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Health Director: COVID still spreading but not as virulent

by | Jul 11, 2022 | Featured: News, News

With Hopkinton currently carrying a medium risk designation for COVID-19, Hopkinton Health Director Shaun McAuliffe is urging residents not to let their guard down.

He said attendance at the department’s most recent vaccine clinics was “terrible,” leading to concerns that the town could run the risk of another surge similar to the spring.

Two new variants, BA.2.12.1 and BA.5, have been detected in town, which is no surprise, as they account for the overwhelming majority of cases in the country.

“Everything I’ve read over the last couple of days suggests that [these variants are] extremely transmissible, but they’re just not as virulent,” he said, noting that a single elevator trip could be enough exposure to convey the illness.

The Massachusetts Department of Public Health has reported 53 cases in town over the last two weeks, but McAuliffe believes the actual number to be much higher, likely 300-500 cases over the past month.

For those considering waiting for an updated booster that would include protection against the most recently detected variants — expected to be available at some point this fall — McAuliffe suggests getting a shot now.

“It does make sense [to get the current booster],” he said. “If nothing else it’s just going to blunt the severity of the illness that you get. I just got my second booster when I got COVID [in April]. The argument is, with the doctors that I’ve talked to, I may have had a harsher case of COVID had I not been as vaccinated.”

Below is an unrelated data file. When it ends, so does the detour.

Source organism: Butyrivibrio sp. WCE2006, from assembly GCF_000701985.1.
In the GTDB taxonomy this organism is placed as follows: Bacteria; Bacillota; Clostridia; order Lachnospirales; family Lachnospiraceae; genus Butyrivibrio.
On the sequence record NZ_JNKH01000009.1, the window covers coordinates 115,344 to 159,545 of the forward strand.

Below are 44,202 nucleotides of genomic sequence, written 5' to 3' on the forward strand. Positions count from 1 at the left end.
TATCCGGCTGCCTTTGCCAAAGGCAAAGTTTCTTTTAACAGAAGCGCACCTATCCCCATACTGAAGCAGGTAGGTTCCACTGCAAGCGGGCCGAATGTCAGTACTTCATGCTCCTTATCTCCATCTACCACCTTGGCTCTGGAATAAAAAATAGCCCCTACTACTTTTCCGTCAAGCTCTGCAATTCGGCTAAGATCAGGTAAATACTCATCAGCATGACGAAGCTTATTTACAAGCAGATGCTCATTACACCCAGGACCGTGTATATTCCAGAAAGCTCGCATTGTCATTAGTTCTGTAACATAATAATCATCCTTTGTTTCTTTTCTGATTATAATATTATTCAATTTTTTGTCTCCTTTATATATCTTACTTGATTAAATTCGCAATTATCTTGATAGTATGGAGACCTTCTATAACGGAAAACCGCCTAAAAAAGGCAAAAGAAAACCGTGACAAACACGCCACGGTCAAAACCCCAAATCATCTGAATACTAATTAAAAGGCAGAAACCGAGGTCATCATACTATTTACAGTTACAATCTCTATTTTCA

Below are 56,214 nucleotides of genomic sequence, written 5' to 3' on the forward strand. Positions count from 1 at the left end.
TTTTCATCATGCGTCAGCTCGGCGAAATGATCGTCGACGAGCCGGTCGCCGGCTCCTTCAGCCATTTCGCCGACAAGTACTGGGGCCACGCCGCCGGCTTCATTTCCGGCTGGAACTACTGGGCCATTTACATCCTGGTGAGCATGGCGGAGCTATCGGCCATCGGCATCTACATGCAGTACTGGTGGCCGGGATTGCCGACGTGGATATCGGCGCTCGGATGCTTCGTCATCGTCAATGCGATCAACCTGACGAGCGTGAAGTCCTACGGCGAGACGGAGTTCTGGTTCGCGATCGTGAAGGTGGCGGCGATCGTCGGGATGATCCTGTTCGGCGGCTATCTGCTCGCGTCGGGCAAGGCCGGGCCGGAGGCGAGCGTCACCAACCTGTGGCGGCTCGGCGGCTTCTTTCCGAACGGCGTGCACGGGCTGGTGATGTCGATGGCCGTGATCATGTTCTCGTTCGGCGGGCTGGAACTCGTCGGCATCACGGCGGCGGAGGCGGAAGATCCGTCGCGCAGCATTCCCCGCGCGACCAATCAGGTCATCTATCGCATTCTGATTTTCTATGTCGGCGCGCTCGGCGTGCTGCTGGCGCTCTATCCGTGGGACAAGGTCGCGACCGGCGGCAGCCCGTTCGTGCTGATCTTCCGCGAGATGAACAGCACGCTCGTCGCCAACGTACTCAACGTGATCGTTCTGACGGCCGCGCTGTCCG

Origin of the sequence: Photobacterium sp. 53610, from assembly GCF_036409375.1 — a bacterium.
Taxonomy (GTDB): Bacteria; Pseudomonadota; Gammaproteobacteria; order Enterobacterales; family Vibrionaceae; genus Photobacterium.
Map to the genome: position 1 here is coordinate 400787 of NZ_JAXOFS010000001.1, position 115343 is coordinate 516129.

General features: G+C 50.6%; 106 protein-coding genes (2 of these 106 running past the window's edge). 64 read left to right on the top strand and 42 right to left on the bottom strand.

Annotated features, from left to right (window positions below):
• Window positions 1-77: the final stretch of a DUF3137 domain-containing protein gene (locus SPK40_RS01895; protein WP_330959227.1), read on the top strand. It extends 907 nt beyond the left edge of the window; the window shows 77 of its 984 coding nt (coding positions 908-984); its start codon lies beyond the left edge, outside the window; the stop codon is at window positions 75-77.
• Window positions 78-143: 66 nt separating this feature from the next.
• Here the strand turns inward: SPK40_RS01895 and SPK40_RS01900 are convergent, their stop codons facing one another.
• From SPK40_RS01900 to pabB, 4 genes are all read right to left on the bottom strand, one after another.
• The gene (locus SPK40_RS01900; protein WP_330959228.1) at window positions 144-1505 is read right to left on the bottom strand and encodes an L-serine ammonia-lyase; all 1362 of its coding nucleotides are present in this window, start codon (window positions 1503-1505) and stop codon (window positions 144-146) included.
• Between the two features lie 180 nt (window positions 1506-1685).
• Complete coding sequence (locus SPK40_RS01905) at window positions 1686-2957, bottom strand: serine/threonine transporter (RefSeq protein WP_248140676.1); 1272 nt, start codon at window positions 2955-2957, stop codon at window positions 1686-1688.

McAuliffe referenced studies that indicated damage to sinus tissue, lung tissue, throat tissue and kidneys in COVID patients, and he said the booster should offer some protection.

“You might still get COVID, but the boosters and the vaccines in general will protect against that damage,” he said.

McAuliffe said the town had such little interest in the booster for ages 5-11 that his department gave most of its supply to a local pediatrician, keeping enough for individuals who are uninsured. He added that additional supply is expected next month. Then there should be updated vaccines that include a flu vaccine in the fall, and he expects that will be more popular.

But again, McAuliffe said, it’s not a great strategy to wait.

“It’s better to just get one more [vaccine] in you,” he said, indicating he expects approval for a third or even fourth booster sooner rather than later.

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